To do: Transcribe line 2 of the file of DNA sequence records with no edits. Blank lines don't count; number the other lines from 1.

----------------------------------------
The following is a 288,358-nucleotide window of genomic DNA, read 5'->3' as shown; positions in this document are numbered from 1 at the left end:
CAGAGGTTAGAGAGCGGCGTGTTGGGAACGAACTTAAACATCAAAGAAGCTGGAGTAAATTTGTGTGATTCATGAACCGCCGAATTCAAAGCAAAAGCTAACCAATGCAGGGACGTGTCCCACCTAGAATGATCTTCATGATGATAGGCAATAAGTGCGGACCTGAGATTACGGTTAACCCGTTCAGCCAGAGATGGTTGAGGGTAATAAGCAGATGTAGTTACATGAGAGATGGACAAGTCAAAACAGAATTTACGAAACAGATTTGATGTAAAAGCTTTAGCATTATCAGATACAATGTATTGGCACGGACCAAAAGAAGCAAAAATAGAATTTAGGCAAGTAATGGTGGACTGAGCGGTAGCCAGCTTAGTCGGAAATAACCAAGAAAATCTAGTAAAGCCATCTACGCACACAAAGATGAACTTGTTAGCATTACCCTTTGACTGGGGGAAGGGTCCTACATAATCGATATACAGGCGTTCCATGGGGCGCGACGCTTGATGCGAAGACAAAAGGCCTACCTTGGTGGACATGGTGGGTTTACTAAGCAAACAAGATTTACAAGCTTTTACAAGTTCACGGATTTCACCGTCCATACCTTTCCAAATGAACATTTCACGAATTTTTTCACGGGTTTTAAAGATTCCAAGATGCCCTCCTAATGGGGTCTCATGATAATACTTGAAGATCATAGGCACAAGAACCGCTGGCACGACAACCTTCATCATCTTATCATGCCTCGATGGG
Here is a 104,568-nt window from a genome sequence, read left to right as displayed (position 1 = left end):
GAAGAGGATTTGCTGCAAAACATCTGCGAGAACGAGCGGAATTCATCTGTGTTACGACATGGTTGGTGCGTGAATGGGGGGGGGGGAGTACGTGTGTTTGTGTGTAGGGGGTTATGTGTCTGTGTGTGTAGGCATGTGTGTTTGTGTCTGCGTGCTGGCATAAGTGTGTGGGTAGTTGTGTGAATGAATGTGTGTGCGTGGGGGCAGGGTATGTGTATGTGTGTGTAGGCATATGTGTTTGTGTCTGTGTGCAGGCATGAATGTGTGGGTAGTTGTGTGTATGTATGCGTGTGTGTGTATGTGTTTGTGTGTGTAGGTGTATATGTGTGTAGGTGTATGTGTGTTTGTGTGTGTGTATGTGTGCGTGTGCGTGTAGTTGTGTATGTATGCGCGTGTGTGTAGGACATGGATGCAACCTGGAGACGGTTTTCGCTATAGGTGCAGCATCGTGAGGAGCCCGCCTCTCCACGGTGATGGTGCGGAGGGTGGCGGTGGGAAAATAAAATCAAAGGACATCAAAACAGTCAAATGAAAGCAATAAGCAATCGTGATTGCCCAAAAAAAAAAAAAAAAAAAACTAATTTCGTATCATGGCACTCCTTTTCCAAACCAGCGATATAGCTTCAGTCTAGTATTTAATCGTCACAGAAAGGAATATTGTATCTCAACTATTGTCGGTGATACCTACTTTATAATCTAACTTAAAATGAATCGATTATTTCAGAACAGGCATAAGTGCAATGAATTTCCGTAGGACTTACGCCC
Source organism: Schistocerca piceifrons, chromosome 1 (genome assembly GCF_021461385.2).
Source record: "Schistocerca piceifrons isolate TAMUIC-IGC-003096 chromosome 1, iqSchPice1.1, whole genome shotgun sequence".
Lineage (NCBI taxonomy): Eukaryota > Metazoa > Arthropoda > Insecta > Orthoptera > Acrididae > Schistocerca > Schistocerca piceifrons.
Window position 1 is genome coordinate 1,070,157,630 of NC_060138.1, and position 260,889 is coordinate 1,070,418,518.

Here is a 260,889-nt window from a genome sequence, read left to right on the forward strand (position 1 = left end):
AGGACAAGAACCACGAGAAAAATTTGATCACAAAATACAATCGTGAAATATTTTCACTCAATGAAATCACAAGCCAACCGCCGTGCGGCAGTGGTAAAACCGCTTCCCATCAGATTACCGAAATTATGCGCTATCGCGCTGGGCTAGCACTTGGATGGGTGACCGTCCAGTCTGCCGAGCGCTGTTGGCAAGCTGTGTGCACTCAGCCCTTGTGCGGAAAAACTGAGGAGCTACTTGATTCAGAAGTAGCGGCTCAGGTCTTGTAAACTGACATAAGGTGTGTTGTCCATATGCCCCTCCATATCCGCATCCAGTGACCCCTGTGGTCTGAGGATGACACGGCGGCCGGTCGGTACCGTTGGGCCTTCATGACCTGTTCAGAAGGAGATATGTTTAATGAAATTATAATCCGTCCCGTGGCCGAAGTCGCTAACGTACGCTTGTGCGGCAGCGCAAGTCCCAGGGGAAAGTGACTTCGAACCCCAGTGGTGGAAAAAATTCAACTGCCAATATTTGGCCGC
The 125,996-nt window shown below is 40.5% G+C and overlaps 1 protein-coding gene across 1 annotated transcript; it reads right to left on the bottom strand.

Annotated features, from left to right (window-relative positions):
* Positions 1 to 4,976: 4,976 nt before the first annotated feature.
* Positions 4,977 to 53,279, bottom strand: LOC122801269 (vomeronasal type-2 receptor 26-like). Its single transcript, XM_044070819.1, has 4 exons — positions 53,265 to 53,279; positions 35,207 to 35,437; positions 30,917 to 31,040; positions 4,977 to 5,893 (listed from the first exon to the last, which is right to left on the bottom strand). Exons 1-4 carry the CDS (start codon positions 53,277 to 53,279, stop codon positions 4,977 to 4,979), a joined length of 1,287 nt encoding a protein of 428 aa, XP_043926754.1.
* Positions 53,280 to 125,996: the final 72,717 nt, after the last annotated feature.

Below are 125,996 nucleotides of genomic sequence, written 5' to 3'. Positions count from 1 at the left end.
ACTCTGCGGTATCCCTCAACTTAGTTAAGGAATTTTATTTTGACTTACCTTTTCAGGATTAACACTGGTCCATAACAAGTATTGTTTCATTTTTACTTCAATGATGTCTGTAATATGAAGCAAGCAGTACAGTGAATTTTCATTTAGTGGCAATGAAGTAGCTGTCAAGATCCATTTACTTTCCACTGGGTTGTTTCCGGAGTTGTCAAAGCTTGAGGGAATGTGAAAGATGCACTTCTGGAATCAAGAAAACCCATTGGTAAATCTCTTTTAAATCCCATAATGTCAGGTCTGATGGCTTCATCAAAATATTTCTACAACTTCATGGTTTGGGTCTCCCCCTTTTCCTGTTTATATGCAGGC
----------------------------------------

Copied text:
CAGAGGTTAGAGAGCGGCGTGTTGGGAACGAACTTAAACATCAAAGAAGCTGGAGTAAATTTGTGTGATTCATGAACCGCCGAATTCAAAGCAAAAGCTAACCAATGCAGGGACGTGTCCCACCTAGAATGATCTTCATGATGATAGGCAATAAGTGCGGACCTGAGATTACGGTTAACCCGTTCAGCCAGAGATGGTTGAGGGTAATAAGCAGATGTAGTTACATGAGAGATGGACAAGTCAAAACAGAATTTACGAAACAGATTTGATGTAAAAGCTTTAGCATTATCAGATACAATGTATTGGCACGGACCAAAAGAAGCAAAAATAGAATTTAGGCAAGTAATGGTGGACTGAGCGGTAGCCAGCTTAGTCGGAAATAACCAAGAAAATCTAGTAAAGCCATCTACGCACACAAAGATGAACTTGTTAGCATTACCCTTTGACTGGGGGAAGGGTCCTACATAATCGATATACAGGCGTTCCATGGGGCGCGACGCTTGATGCGAAGACAAAAGGCCTACCTTGGTGGACATGGTGGGTTTACTAAGCAAACAAGATTTACAAGCTTTTACAAGTTCACGGATTTCACCGTCCATACCTTTCCAAATGAACATTTCACGAATTTTTTCACGGGTTTTAAAGATTCCAAGATGCCCTCCTAATGGGGTCTCATGATAATACTTGAAGATCATAGGCACAAGAACCGCTGGCACGACAACCTTCATCATCTTATCATGCCTCGATGGG